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Honda Civic: Problems & Solutions

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  • dudkadudka Posts: 451
    most likely replacing the fluid will not solve the problem, i would have honda check (while it is still under warranty) the syncro's.
  • kperkper Posts: 3
    Help! Honda dealer in New Hampshire has had car for 3 days. They still can't find reason why this car won't start when cold, except by holding gas pedal to floor forever until it finally starts. It runs fine when warmed up.
    Next morning will not start again. Car has only 36,000 miles. Any suggestions will be greatly appreciated.
  • I am taking my civic into the shop on Tuesday to get it check. I am wondering if my factory warranty cover this parts? I thought that the clutch is not cover under the warranty. Is this part of the clutch? If so how much would this cost me to fix this problem?
  • spokanespokane Posts: 514
    In in a very cold area, the first few shifts on many cars must be made slowly to avoid gear gnashing.

    The warranty does not cover clutch disk wear, but disk wear is not your problem. The noise you hear is the transmission gears which are unable to synchronize properly. The cause could be worn synchronizer rings. If they are worn due to poor driving habits such as failure to fully disengage the clutch when shifting and/or very rapid shifting...it's your responsibility and will cost several hundred dollars. Low clutch fluid level could be the problem; have you checked it? A defect in the hydraulic clutch system could also be the culprit; I believe the warranty will cover any problems of that type.
  • brorjacebrorjace Posts: 588
    If modern syncromesh transmissions (not just Honda's) have a weak spot, it's the synchros. Once these things start to go, they just get worse. This is especially apparent on cold mornings. The only solution is to pull the tranny and have it rebuilt ... or at least have the offending synchro(s) replaced.

    The factory gear oil is pretty decent stuff ... but you can do better by switching to Redline MTL. This stuff makes for smoother shifting ... but especially in really cold (winter) weather.

    --- Bror Jace
  • dudkadudka Posts: 451
    on my 99 civic, from day one, on a very cold morning the gear shifter would be much more difficult to shift, it had a very spongy feel, but once i drove for a few blocks it would go back to being silky smooth. i think the gear oil thickens and you have to be careful shifting when cold. but what you have is most likely the synchros, and they are covered by warranty. i think the only thing that is not covered by warranty is the pressure plate itself, everything else is covered.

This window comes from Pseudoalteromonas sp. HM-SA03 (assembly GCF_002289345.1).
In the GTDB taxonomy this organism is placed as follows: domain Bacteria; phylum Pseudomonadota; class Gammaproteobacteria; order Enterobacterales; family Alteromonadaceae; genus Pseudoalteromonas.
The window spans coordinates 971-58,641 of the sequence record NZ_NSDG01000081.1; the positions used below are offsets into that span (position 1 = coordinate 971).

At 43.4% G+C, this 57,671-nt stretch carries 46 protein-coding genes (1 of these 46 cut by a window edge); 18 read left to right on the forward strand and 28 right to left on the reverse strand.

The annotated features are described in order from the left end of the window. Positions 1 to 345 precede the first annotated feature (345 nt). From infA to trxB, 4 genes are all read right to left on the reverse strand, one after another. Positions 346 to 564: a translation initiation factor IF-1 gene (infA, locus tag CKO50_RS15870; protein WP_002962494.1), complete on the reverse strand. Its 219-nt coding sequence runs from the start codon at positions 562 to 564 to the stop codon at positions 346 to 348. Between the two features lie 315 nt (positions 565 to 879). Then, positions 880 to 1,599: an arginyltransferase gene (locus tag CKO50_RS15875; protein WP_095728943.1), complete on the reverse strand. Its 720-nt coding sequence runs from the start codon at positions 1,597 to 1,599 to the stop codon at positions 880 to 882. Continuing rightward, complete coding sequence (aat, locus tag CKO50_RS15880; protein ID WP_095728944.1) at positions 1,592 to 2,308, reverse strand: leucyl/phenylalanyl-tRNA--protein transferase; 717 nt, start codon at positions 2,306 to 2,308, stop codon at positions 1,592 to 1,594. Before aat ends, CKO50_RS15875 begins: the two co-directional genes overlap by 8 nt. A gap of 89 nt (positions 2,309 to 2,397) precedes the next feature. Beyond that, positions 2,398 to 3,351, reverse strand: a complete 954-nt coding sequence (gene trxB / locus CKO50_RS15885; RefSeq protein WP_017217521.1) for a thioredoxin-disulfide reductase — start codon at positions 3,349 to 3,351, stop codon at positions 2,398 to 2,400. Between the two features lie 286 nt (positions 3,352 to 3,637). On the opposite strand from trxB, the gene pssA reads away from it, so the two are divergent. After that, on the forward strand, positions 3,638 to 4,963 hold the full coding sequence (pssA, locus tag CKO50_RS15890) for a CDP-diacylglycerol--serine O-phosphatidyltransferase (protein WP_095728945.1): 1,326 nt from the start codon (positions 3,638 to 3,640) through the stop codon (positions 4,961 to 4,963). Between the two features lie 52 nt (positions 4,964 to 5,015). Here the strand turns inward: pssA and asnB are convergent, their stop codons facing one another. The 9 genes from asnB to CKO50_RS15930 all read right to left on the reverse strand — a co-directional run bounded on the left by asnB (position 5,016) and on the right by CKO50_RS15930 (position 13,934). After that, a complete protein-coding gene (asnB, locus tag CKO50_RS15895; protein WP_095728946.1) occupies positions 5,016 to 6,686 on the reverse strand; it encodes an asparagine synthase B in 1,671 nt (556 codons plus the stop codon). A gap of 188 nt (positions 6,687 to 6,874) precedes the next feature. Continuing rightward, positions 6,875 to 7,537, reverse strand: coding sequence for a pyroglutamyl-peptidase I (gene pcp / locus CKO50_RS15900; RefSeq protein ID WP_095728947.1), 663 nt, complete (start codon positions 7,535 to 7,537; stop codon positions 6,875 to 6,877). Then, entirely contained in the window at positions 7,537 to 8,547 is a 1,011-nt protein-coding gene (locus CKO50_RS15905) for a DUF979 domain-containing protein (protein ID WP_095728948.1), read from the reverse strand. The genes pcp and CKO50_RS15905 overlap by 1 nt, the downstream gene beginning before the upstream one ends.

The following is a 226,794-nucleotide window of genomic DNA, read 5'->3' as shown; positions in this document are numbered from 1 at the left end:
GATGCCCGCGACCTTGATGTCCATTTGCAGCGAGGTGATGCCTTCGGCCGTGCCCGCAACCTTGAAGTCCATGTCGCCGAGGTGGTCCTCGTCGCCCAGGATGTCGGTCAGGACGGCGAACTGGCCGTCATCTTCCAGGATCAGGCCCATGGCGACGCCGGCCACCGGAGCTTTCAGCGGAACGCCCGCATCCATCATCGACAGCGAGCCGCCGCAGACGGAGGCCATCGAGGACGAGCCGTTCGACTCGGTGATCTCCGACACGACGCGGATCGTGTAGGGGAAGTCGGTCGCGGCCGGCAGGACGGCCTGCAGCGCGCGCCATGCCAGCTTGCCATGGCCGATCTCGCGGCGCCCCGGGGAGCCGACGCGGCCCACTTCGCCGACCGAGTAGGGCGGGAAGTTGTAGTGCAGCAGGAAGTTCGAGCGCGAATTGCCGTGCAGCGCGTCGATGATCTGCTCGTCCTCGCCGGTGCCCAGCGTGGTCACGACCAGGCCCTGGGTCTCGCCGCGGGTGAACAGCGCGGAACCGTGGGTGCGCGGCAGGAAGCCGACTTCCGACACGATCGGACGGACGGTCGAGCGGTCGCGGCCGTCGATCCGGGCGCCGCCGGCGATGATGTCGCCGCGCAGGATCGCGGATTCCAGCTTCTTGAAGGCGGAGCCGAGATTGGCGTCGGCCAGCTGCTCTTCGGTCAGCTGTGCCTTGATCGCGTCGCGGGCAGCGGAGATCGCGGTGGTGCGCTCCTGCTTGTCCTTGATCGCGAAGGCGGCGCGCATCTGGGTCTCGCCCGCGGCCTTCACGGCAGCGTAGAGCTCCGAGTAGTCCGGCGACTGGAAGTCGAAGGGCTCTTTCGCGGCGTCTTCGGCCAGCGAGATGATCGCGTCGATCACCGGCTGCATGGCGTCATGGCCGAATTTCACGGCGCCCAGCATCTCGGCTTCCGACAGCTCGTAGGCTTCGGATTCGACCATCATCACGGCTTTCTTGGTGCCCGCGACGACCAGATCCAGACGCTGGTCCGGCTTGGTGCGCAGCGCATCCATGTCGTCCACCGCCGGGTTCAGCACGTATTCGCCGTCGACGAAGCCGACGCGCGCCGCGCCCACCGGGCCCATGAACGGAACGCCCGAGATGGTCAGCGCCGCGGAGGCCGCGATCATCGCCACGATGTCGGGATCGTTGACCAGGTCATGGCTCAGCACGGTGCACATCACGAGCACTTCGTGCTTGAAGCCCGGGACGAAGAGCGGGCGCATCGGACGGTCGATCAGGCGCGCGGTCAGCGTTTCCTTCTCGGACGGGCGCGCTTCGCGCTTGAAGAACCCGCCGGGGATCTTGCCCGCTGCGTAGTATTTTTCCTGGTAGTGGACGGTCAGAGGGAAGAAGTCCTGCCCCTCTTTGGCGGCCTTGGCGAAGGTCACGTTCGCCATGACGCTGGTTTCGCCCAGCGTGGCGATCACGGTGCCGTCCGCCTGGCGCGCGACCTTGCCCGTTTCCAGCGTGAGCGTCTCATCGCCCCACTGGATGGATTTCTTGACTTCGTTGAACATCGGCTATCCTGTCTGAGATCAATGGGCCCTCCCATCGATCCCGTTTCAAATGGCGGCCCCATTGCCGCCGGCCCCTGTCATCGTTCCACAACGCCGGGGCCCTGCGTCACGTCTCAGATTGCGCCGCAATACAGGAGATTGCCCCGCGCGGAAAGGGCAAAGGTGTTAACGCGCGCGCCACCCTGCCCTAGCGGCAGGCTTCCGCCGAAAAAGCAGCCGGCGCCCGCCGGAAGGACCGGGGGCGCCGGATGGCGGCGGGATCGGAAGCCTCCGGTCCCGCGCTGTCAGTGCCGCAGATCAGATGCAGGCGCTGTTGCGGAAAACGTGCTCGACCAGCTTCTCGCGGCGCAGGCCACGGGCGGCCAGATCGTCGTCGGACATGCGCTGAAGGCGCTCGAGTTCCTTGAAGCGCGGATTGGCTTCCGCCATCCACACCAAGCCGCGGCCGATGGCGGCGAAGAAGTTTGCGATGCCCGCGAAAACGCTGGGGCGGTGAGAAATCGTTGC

• brorjacebrorjace Posts: 588
    Dudka, the problem is that many synchro problems only become apparent once the car is well out of warranty. Then it's too late.

    Yes, the cold weather causing the oil to thicken is what causes the problems. There is a detailed description of what's going on inside manula trannies (from the Redline site):

    "All oils are slippery, and with most lubricated components, the slipperier the better, but this is not so with manual transmissions. The synchronization of shifting gears requires friction to transfer energy from the synchronizer, which is locked to the input shaft, to its mating surface attached to the gear to be locked in as the drive gear. Few modern transmissions use sliding gears to change gearing other than for reverse gearing. Synchromesh transmissions have the gear pairs constantly in mesh. The drive gear is selected by using the shift forks to slide a synchronizer ring, which rotates at the same speed as the input shaft, in contact with the selected drive gear. Once the drive gear is brought to the same speed as the input shaft, the locking ring on the synchro assembly is allowed to slide over and lock into the drive gear.

    The time this process takes depends on how easily the synchro ring moves and the rate of frictional energy transfer between the two synchronizer surfaces. Higher viscosity lubricants slow the sliding of the synchro ring on the input shaft and require a longer time for the oil to be squeezed out from between the mating synchronizer surfaces. After the lubricant is squeezed out, the coefficient of friction of the lubricant determines the rate of frictional energy transfer between the two surfaces. Slippery lubricants such as hypoid gear oils and ATFs can take too long to synchronize the gears, which promotes synchronizer wear.